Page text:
Saving early for life after work
The pensions landscape has changed significantly in recent years, but this will probably have gone unnoticed for many people entering the workplace as the subject of pensions is rarely one that grabs their attention. To those more in the know, this is a shame as its relative importance cannot be understated with the basic state pension (£8,456.20 per annum) falling significantly short of that recommended to secure a comfortable retirement income. Typically it becomes greater focus when half way through working life and by then, it can often be too late to build a significant pension pot. Whilst this approach hasn’t changed much over the years, other factors such as longevity and future health care needs have put a higher priority on this and as such those particularly in their early years in the workforce do need to consider what they pay towards their future pension provision.
As a positive, larger employers first became required to offer a workplace pension in 2012 under auto-enrolment. This phased across all companies depending on the size of their workforce with all entities requiring to offer a pension provision by April 2017. The scheme has proved successful and has resulted in approximately 10 million extra people saving for their retirement since its inception.
Not so long ago, many employers offered a work placed pension that operated under what is known as a defined-benefit arrangement. Under this format, employees would be due a guaranteed pension based upon their years in the pension scheme and their pay at retirement funded by their own contributions in addition to employer contributions that were often significantly higher than the employee’s. For many employers these became unaffordable to offer especially with falling investment returns and the increase in the retirement age meaning these pensions were in payment for longer. These schemes do still exist but are continuing to disappear at a fast rate.
The most common provision these days is what is known as a defined contribution arrangement which again both employee and employer pay into, but this builds a pot of money rather than a guaranteed pension. A positive these days is that there are improved flexibilities with what individuals can do with their pot which they can do from as early as 55 years of age. They can still use this to buy a traditional pension through an annuity, but equally they can take out a lump sum payment of 25% of this pot (potentially tax free) and then draw down the remainder over time. Residual amounts can even be passed on to future generations. This is all good news, but with these increased choices, an individual is encouraged to take expert advice as many run the risk of their pot running dry too soon.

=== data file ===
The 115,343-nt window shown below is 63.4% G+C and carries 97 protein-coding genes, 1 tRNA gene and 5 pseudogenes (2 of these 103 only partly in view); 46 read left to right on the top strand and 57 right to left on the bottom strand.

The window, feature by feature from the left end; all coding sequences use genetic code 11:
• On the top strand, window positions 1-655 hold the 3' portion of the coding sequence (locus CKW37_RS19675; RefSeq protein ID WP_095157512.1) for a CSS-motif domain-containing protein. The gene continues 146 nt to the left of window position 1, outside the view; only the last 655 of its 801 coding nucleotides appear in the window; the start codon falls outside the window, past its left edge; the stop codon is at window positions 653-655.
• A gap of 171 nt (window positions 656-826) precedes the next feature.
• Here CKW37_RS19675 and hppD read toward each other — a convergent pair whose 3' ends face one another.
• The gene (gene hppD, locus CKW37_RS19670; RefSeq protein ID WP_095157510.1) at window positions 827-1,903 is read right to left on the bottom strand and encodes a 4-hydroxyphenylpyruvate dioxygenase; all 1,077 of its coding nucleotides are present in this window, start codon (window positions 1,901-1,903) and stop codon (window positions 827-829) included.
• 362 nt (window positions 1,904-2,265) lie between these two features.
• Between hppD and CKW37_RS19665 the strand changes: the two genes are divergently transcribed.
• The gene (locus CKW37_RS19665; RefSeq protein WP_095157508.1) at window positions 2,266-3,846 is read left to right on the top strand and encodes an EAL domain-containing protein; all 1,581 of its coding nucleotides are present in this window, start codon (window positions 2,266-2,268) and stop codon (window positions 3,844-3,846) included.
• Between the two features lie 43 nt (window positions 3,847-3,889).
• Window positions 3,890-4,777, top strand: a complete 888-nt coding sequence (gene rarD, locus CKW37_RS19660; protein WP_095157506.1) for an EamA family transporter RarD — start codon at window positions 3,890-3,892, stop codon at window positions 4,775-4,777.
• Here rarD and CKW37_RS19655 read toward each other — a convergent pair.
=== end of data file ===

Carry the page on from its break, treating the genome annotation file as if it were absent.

Under the auto-enrolment workplace pension rules, the government has directed employers (and employees) to pay the minimum contribution they need to make and this has incremented over a 3 year period with the final staging due this April. The auto-enrolment arrangements have been such that individuals are automatically put into this arrangement (but have been able to opt-out). Since 2012, opt-out levels have been encouragingly low and this continued to be the case when minimum contribution levels increased last year. This April the minimum contribution levels are due to be 5% for the employee and 3% from the employer and it is hoped opt-out rates remain low.
It is believed that many employers operate their schemes at minimum levels with little or no encouragement to their employees for paying in more. The individual will perhaps understandably be of the view that this will eventually provide a comfortable income to live on. However, many commentators will argue these levels are insufficient to provide enough income for a comfortable retirement.
Auto-enrolment has helped kick-start this important agenda – but more needs to be done in order to improve pensions knowledge and understanding in a way that engages younger employees so they are better informed and make the right decisions on pension matters.
Blog written by George Perry
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